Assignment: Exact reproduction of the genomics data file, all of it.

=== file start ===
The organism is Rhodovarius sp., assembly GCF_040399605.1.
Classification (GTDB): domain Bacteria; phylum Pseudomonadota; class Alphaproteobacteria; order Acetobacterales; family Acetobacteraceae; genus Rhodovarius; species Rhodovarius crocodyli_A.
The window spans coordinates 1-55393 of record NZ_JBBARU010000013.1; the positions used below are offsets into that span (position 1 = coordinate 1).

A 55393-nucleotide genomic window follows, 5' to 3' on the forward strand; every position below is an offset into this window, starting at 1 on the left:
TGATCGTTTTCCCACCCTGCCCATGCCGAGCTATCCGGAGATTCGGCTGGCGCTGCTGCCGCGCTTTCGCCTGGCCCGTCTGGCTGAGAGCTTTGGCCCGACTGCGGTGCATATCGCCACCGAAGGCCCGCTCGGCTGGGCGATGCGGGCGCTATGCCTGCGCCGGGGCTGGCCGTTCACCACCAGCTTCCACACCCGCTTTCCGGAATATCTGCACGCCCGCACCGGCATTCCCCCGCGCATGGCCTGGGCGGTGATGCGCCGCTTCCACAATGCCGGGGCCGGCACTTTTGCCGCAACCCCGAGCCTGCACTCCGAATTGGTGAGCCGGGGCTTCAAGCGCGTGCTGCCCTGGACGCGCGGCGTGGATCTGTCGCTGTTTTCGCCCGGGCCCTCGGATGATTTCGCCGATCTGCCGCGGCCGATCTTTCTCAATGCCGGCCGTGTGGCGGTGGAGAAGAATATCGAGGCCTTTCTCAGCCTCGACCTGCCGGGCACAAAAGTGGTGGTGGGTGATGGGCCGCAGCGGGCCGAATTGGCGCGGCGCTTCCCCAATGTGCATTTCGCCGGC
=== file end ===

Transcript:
The organism is Rhodovarius sp., assembly GCF_040399605.1.
Classification (GTDB): domain Bacteria; phylum Pseudomonadota; class Alphaproteobacteria; order Acetobacterales; family Acetobacteraceae; genus Rhodovarius; species Rhodovarius crocodyli_A.
The window spans coordinates 1-55393 of record NZ_JBBARU010000013.1; the positions used below are offsets into that span (position 1 = coordinate 1).

A 55393-nucleotide genomic window follows, 5' to 3' on the forward strand; every position below is an offset into this window, starting at 1 on the left:
TGATCGTTTTCCCACCCTGCCCATGCCGAGCTATCCGGAGATTCGGCTGGCGCTGCTGCCGCGCTTTCGCCTGGCCCGTCTGGCTGAGAGCTTTGGCCCGACTGCGGTGCATATCGCCACCGAAGGCCCGCTCGGCTGGGCGATGCGGGCGCTATGCCTGCGCCGGGGCTGGCCGTTCACCACCAGCTTCCACACCCGCTTTCCGGAATATCTGCACGCCCGCACCGGCATTCCCCCGCGCATGGCCTGGGCGGTGATGCGCCGCTTCCACAATGCCGGGGCCGGCACTTTTGCCGCAACCCCGAGCCTGCACTCCGAATTGGTGAGCCGGGGCTTCAAGCGCGTGCTGCCCTGGACGCGCGGCGTGGATCTGTCGCTGTTTTCGCCCGGGCCCTCGGATGATTTCGCCGATCTGCCGCGGCCGATCTTTCTCAATGCCGGCCGTGTGGCGGTGGAGAAGAATATCGAGGCCTTTCTCAGCCTCGACCTGCCGGGCACAAAAGTGGTGGTGGGTGATGGGCCGCAGCGGGCCGAATTGGCGCGGCGCTTCCCCAATGTGCATTTCGCCGGC